MADISON, Wis., March 23 (UPI) — U.S. scientists say they’ve created a model precisely describing the movements of the 25 tectonic plates that account for about 97 percent of Earth’s surface.
The project, which took 20 years to complete, is said to describe a dynamic three-dimensional puzzle of planetary proportions.
The model was created by University of Wisconsin-Madison geophysicist Chuck DeMets, Richard Gordon of Rice University and Donald Argus of NASA’s Jet Propulsion Laboratory.
“This model can be used to predict the movement of one plate relative to any other plate on the Earth’s surface,” DeMets said. “Plate tectonics describe almost everything about how the Earth’s surface moves and deforms, but it’s remarkably simple in a mathematical way.”
The researchers said Earth’s tectonic plates are in constant motion, sliding past one another as they float atop the planet’s molten interior. The collisions and shifts can create mountain ranges or cause earthquakes, such as the ones that struck Haiti and Chile this year.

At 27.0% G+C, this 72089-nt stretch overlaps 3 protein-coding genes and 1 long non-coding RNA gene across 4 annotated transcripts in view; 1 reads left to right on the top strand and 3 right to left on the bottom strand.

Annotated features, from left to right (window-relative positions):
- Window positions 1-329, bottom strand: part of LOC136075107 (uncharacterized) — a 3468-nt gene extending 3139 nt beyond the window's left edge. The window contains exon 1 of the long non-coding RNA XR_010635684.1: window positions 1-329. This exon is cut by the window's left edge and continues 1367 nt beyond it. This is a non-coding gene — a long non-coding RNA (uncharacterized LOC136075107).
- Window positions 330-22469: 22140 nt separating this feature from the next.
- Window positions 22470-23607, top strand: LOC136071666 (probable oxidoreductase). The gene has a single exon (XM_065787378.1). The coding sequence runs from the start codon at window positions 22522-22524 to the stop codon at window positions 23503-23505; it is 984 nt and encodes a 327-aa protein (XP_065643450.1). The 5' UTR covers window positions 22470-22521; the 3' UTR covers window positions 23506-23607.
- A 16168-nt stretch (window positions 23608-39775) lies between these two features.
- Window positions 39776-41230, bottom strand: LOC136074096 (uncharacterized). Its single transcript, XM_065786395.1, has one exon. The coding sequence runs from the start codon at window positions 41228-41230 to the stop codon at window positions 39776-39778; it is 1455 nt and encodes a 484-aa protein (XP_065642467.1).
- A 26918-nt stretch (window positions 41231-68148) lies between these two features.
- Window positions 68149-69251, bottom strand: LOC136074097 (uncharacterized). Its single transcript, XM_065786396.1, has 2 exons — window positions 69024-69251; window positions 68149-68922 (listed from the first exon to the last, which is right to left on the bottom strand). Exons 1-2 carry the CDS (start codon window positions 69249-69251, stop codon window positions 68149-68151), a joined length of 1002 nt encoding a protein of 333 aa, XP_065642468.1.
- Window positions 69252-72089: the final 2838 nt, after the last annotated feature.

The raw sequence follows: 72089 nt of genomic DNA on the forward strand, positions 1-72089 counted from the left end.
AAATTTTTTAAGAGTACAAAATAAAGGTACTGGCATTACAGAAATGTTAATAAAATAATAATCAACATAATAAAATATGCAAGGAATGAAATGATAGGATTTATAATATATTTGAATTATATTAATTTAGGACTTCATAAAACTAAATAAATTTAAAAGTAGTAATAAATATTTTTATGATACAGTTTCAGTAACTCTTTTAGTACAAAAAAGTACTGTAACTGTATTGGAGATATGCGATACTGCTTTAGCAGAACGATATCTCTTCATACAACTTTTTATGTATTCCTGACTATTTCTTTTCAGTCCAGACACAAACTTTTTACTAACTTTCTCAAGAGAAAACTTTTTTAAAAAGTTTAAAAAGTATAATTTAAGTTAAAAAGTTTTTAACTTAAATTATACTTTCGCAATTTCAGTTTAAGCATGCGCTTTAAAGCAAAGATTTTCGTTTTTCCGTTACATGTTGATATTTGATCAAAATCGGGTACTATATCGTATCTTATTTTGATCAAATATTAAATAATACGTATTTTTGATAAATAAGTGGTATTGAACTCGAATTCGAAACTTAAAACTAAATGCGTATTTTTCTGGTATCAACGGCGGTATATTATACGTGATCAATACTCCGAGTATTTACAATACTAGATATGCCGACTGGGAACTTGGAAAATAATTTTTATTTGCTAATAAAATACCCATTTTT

“We live on a dynamic planet, and it’s important to understand how the surface of the planet changes,” Gordon says. “The frequency and magnitude of earthquakes depend upon how the tectonic plates move. Understanding how plates move can help us understand surface processes like mountain-building and subsurface processes like mantle convection.”
The research is to be reported in the April issue of the Geophysical Journal International.
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